I’m back at The Ranch ready to make my third (and hopefully last) tandem jump. I went to watch Harry make his T-4 jump. I didn’t have a reservation and I was just hoping they’d be able to fit me in for my T-3. Due to extenuating circumstances Harry decided against doing his T-4 and opted for another tandem. The Ranch was very accommodating. John (my JM from the T-2 jump) was already paired with somebody; Joe (the head honcho) was kind enough to switch people around so that we could be paired up instead. John had one jump to do and then we were scheduled for the load after that.
This time around I got to learn a bit about winds (speed and direction) and what you need to know to plan your approach to the airport.
The jump was similar to the T-2 with a few differences. First off, I had to initiate exiting the aircraft. We approached the door, and this time instead of holding my harness I had to hold on to the door jamb. I checked in with my JM to make sure he was ready, and I began the count — PROP, UP, DOWN, ARCH. On ARCH you step sideways out of the door and begin the jump. This was my best exit so far. I did not feel any sideways roll, just the forward roll to come into the neutral position. Since I wasn’t holding my harness on exit, the JM did not tap me on my shoulders to let me know to begin executing the jump plan. This time I was told once we are stable just begin. It took a couple of seconds to hit the neutral position. Once there, I immediately got a heading, checked my altimeter, and checked in with John (this is the circle of awareness). John gave me the thumbs up and I did three practice touches of the rip cord and another circle of awareness. He then gave me three hand signals that I had to respond to. Once complete I did another circle of awareness. John initiated a turn to the right, at 90 degrees I had to stop the turn and put us back on our original heading. I checked the altimeter and checked in. Then John initiated a turn to the left, again I had to stop it at 90 degrees and turn us back to the original heading. This time I overshot the heading by a little bit. I realized my mistake and corrected. I checked the altimeter and we were at 7,800 feet. I probably had time to check-in one last time before locking on at 7,000, but I decided to go ahead and stay with the altimeter. We passed through 7,000 then at 6,000 I waved off; reached for the rip cord; and pulled. This time I didn’t fumble and was able to deploy the chute immediately.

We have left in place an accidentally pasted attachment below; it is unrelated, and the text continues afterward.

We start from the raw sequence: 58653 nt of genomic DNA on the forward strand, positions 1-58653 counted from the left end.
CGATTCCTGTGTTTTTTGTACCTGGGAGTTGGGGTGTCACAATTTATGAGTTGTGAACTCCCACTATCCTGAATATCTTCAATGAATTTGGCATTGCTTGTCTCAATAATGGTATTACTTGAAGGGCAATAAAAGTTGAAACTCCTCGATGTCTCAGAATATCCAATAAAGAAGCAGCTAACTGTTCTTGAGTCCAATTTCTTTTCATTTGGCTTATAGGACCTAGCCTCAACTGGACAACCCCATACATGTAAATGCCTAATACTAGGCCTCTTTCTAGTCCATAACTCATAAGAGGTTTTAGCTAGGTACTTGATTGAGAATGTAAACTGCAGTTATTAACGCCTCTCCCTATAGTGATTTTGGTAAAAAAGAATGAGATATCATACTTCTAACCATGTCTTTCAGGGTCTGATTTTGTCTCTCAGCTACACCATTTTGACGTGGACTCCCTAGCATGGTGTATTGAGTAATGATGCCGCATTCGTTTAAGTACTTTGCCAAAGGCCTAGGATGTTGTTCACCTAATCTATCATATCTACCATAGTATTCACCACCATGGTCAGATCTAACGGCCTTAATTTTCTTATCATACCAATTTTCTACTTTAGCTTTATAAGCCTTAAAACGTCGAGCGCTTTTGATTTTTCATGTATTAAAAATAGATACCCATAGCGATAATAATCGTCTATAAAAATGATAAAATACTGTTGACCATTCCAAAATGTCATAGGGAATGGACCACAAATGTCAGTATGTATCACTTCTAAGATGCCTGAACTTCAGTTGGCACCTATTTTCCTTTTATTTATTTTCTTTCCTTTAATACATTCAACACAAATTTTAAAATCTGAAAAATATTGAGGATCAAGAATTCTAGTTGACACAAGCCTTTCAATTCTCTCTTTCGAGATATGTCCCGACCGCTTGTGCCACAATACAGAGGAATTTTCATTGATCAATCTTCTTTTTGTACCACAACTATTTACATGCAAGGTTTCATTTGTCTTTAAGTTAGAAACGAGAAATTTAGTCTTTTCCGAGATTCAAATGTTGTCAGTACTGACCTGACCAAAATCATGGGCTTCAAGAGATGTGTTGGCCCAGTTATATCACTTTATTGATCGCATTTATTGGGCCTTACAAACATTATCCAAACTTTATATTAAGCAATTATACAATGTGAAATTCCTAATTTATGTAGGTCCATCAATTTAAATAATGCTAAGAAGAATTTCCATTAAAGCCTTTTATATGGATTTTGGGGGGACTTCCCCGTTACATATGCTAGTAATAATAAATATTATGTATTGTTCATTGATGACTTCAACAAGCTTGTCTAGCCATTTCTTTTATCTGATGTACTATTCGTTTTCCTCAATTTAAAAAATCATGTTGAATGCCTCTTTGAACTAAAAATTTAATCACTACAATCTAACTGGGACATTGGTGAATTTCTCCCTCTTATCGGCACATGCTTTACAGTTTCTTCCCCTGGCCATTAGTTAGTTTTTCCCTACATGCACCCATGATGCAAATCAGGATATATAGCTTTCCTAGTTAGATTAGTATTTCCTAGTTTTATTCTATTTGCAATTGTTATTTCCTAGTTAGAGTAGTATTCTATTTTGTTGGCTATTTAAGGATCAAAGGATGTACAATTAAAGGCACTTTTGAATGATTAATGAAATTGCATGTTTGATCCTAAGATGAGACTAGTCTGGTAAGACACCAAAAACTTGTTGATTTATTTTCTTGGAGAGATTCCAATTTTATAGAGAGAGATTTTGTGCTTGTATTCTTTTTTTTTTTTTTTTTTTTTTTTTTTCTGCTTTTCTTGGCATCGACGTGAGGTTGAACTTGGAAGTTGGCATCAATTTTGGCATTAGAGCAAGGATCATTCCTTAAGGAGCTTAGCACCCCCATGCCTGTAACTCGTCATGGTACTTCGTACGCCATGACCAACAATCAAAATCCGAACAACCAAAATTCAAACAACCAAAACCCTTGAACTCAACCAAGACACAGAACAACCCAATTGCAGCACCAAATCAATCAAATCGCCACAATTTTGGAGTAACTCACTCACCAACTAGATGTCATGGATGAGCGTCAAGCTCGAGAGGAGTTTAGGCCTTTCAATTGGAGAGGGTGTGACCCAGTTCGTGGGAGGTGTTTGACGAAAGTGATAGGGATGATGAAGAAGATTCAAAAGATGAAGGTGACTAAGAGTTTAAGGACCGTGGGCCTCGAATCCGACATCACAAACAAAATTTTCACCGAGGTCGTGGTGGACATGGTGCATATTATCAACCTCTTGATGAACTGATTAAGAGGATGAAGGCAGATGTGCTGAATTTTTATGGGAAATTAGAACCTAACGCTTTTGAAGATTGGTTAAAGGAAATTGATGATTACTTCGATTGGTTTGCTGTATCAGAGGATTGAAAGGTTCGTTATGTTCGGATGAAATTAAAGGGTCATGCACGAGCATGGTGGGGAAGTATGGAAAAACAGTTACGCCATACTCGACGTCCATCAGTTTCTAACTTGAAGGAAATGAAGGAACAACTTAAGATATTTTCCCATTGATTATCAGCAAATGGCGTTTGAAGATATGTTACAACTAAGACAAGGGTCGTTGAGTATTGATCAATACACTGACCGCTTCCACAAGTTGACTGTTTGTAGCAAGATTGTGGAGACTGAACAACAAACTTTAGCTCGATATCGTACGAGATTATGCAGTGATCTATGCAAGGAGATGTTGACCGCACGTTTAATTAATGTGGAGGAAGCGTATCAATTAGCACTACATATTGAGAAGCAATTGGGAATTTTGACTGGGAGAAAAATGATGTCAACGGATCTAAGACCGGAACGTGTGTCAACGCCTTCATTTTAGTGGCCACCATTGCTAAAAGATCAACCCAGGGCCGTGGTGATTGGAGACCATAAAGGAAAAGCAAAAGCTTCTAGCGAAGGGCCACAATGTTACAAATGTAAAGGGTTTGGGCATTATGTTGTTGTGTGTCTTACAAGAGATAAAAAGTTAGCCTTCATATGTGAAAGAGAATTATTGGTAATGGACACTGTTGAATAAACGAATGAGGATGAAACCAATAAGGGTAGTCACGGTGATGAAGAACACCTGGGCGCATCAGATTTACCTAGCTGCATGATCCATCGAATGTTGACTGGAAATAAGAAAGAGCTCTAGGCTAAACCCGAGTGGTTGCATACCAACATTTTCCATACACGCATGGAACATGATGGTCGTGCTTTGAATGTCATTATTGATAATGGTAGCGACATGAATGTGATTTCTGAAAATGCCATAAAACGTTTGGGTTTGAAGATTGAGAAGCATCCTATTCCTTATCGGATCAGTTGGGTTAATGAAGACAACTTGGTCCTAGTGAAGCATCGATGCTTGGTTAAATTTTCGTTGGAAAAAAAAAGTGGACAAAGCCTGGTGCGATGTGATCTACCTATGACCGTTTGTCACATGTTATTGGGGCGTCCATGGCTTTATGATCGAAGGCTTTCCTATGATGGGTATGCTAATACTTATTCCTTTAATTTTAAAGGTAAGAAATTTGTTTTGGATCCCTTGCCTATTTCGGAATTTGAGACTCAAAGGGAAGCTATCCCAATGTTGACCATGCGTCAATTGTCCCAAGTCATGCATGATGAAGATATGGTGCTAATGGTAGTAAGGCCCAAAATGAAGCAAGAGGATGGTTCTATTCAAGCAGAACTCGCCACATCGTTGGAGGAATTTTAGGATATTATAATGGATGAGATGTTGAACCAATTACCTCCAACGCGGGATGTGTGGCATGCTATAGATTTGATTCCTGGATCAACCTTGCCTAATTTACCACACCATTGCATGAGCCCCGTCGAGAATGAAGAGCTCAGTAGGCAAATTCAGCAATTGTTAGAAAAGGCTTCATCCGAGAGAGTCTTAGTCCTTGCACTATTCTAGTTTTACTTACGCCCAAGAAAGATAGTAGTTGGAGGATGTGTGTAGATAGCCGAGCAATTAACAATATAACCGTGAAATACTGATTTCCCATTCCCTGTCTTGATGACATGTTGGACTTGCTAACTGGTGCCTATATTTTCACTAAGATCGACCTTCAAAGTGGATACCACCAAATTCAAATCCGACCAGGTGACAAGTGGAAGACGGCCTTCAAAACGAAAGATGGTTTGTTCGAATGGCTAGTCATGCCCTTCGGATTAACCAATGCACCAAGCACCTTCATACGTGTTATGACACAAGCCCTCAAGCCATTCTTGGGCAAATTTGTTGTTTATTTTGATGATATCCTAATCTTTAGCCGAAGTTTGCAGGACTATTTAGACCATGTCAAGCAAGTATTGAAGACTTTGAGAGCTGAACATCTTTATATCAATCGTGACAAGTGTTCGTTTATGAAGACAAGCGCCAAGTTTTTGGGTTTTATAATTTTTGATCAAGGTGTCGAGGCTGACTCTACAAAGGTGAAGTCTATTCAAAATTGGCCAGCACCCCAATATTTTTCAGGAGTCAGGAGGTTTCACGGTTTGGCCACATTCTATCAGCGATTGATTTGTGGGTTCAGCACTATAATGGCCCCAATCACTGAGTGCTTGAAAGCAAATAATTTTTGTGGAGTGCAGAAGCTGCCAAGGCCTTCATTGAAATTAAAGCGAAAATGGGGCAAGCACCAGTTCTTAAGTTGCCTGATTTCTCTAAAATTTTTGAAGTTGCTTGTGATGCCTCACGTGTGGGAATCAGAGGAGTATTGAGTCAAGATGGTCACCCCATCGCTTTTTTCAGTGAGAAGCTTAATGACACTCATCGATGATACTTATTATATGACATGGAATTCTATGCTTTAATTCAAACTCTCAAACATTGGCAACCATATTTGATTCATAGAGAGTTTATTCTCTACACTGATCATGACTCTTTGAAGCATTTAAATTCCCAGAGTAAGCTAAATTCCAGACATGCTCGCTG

Once under canopy, we checked the chute for the four Ss (square, stable, slider, steerable). Once we confirmed we had a good chute we identified the airport. Then John showed me how to tell wind direction. We were crabbing initially (the wind was blowing at our side). We turned 90 degrees into the wind, and looking at the ground it looks like you are floating in place. Then we made a 180 degree turn and now we were really moving forward across the ground. It is crucial to understand winds and your position relative to the airport so you don’t let yourself get blown past you landing target. John showed me how to stay in a holding pattern until we hit 1,000 feet; the point at which we started the approach.
The landing was nice and smooth. John unhooked me and I got up, and helped him up. He immediately said, “We usually don’t talk about the jump until it has had a few minutes to sink in, but man that was awesome, it couldn’t have gone better!”
Now I have 30 days to do my T-4. In order to do the T-4 I have to take a 6 hour ground course where they cover (amongst other things) everything that could go wrong with a jump and how to recover. The T-4 is not a tandem jump. You have your own equipment and you have to execute everything yourself. You have a JM which you are able to talk to on a radio once you are under canopy. During the exit and freefall they hold on to your harness and are right there with you.
I’m pretty sure I am going to continue; I just have to figure out how to fit it into my schedule.